The Paris Agreement Update 2020: Where Are We Now?

The Paris Agreement, signed in 2015, brought together 196 countries in a global effort to limit the rise in global temperatures by reducing greenhouse gas emissions. Since then, countries have been working hard to implement their Nationally Determined Contributions (NDCs) and meet the commitments they made under the agreement. As we approach the end of 2020, it’s worth taking a look at where we stand in relation to the Paris Agreement and what progress has been made.

One of the key events of 2020 was the United Nations Climate Change Conference (COP26), which was originally scheduled to take place in Glasgow in November. Unfortunately, due to the COVID-19 pandemic, the conference has been postponed until 2021. However, there have been a number of important developments throughout the year that have contributed to progress in the fight against climate change.

In January, the European Union (EU) presented its European Green Deal, which sets out a plan to make the EU climate neutral by 2050. This includes investing in clean energy and sustainable transport, and implementing measures to protect biodiversity and reduce pollution. The EU has also increased its emissions reduction target to at least 55% by 2030, compared to 1990 levels.

In September, China made a surprise announcement that it aims to become carbon neutral by 2060. This is a significant step for China, which is the world’s largest emitter of greenhouse gases. The announcement was made by President Xi Jinping at the United Nations General Assembly, and was welcomed by other world leaders. However, China has not yet revealed how it plans to achieve this goal.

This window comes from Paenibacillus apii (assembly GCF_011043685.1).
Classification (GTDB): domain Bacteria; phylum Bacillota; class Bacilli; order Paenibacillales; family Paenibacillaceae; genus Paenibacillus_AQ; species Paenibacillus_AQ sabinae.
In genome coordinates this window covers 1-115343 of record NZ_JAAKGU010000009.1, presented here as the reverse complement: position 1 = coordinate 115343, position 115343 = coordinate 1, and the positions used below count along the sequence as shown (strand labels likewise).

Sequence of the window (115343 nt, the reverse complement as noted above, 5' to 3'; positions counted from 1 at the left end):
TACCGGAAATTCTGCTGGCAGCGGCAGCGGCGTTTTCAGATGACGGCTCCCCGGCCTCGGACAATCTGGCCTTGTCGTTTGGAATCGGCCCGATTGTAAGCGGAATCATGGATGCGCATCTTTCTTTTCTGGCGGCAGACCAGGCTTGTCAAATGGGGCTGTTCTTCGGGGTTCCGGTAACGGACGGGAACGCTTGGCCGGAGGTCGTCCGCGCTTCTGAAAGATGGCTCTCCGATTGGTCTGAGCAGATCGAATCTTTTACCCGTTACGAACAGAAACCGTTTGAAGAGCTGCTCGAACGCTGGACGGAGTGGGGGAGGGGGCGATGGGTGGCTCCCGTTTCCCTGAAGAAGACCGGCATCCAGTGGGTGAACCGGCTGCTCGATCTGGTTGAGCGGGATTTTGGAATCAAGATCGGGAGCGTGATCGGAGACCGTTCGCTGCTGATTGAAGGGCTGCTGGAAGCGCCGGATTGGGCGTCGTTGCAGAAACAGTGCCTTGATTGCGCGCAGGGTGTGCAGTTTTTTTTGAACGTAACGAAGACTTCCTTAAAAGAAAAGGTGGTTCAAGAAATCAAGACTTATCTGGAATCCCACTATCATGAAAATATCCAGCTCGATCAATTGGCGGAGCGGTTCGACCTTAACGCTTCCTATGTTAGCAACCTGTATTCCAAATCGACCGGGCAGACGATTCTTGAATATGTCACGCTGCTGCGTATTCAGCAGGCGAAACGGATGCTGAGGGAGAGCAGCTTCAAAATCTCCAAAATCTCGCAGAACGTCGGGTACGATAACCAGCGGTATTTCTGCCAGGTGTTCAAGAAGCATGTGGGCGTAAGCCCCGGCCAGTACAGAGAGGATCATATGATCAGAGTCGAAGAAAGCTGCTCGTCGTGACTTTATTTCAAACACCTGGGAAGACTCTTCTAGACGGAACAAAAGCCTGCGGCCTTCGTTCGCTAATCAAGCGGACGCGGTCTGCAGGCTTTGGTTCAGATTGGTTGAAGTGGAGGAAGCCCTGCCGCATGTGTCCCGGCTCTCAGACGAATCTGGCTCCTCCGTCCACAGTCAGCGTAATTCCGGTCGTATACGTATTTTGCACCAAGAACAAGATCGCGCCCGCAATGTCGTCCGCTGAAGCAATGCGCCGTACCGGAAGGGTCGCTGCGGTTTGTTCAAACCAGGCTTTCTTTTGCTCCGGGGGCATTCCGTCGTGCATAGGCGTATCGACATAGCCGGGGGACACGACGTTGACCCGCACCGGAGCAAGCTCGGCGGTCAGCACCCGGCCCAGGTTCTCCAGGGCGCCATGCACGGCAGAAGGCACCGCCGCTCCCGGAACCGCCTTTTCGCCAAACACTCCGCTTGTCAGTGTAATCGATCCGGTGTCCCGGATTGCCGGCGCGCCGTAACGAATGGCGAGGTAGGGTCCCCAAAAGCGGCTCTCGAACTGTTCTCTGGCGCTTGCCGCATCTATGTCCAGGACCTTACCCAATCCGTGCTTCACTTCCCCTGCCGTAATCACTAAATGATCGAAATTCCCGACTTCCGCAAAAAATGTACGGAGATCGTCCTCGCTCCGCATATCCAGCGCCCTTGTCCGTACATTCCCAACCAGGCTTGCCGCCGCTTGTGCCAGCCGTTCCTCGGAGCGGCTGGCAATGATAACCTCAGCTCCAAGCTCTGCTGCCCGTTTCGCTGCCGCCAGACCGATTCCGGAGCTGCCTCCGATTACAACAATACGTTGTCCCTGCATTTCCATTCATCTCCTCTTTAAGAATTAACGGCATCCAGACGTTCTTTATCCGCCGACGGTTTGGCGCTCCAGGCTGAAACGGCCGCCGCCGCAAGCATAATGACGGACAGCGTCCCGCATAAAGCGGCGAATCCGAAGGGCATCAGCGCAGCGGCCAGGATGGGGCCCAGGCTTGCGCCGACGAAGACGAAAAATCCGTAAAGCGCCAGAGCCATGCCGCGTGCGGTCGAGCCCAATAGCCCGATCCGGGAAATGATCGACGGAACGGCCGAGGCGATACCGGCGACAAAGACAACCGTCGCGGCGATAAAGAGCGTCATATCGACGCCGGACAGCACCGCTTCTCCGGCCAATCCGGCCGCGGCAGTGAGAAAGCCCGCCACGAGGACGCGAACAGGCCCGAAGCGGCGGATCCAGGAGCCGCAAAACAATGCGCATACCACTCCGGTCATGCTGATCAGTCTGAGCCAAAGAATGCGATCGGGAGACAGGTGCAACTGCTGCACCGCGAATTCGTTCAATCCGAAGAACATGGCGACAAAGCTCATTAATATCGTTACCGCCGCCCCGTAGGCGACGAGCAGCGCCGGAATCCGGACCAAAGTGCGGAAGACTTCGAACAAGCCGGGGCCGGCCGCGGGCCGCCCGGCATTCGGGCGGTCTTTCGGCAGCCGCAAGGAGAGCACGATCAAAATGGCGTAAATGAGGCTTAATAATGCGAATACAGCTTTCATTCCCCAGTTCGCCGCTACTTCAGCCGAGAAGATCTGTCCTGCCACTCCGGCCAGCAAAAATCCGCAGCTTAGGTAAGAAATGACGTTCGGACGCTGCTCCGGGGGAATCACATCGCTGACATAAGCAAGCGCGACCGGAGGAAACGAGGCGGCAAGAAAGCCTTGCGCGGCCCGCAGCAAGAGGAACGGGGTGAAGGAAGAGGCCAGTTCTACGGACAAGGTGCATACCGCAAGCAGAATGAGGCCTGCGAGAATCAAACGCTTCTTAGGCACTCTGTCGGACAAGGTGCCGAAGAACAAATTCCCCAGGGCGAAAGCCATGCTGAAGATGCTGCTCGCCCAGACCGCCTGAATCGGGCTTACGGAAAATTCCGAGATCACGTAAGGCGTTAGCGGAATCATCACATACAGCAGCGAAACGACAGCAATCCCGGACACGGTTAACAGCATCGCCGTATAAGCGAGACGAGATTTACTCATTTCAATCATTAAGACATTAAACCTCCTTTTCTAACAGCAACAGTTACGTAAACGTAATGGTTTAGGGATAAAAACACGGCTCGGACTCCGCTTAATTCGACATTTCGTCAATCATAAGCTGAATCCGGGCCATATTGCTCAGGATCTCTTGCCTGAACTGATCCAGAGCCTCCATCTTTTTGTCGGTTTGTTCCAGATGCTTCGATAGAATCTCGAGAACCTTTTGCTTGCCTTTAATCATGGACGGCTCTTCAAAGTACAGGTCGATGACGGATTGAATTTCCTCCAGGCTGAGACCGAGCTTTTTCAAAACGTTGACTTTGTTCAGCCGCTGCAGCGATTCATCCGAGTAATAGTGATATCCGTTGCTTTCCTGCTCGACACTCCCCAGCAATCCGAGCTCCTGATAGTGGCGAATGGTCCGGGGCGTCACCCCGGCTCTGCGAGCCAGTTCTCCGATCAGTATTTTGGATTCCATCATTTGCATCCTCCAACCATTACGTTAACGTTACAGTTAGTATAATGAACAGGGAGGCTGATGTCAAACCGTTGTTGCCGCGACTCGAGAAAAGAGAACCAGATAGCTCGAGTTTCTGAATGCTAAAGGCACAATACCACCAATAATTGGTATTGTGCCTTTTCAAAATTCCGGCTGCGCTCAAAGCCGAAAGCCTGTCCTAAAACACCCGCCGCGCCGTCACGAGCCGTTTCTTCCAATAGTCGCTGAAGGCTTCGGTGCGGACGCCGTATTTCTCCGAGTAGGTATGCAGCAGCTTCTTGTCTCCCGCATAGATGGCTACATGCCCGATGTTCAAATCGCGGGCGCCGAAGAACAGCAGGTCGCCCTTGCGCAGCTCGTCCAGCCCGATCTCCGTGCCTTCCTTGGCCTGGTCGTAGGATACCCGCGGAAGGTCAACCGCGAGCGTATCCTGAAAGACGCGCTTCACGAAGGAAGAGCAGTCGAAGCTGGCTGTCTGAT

Another important development was the launch of the Race to Zero campaign, which aims to get businesses, cities, regions, and investors to commit to reaching net-zero emissions by 2050. The campaign, which was launched in June, has already received commitments from more than 1,000 companies, 450 cities, and 23 regions.

Despite these positive developments, there is still a long way to go to meet the goals of the Paris Agreement. According to the United Nations Environment Programme’s Emissions Gap Report 2020, countries need to increase their NDCs by at least three times to limit global temperature rise to 2°C above pre-industrial levels, and by at least five times to limit it to 1.5°C. The report also highlights the urgent need for countries to take more ambitious action in the next decade to close the emissions gap.

In conclusion, the Paris Agreement remains a vital framework for global action on climate change. While progress has been made in 2020, there is much more that needs to be done. As we move into 2021 and towards COP26, it is essential that countries and businesses continue to work together to increase ambition and accelerate action towards a sustainable, low-carbon future.